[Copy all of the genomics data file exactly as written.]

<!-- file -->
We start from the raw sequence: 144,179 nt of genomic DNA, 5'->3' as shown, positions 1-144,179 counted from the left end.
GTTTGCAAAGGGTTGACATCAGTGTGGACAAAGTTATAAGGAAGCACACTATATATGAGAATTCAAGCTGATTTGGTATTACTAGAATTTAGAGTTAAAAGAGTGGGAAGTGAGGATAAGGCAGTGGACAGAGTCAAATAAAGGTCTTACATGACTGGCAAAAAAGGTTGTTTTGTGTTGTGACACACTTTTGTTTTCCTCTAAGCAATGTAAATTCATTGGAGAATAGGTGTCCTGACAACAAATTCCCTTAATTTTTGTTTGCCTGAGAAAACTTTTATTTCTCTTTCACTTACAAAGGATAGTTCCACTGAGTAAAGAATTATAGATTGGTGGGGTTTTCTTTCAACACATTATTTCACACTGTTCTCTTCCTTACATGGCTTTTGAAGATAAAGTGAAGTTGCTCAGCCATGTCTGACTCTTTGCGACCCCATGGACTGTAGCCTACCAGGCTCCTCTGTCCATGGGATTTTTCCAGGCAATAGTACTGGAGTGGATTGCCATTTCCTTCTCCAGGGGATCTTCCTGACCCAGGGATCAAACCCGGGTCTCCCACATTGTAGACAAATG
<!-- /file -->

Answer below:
We start from the raw sequence: 144,179 nt of genomic DNA, 5'->3' as shown, positions 1-144,179 counted from the left end.
GTTTGCAAAGGGTTGACATCAGTGTGGACAAAGTTATAAGGAAGCACACTATATATGAGAATTCAAGCTGATTTGGTATTACTAGAATTTAGAGTTAAAAGAGTGGGAAGTGAGGATAAGGCAGTGGACAGAGTCAAATAAAGGTCTTACATGACTGGCAAAAAAGGTTGTTTTGTGTTGTGACACACTTTTGTTTTCCTCTAAGCAATGTAAATTCATTGGAGAATAGGTGTCCTGACAACAAATTCCCTTAATTTTTGTTTGCCTGAGAAAACTTTTATTTCTCTTTCACTTACAAAGGATAGTTCCACTGAGTAAAGAATTATAGATTGGTGGGGTTTTCTTTCAACACATTATTTCACACTGTTCTCTTCCTTACATGGCTTTTGAAGATAAAGTGAAGTTGCTCAGCCATGTCTGACTCTTTGCGACCCCATGGACTGTAGCCTACCAGGCTCCTCTGTCCATGGGATTTTTCCAGGCAATAGTACTGGAGTGGATTGCCATTTCCTTCTCCAGGGGATCTTCCTGACCCAGGGATCAAACCCGGGTCTCCCACATTGTAGACAAATG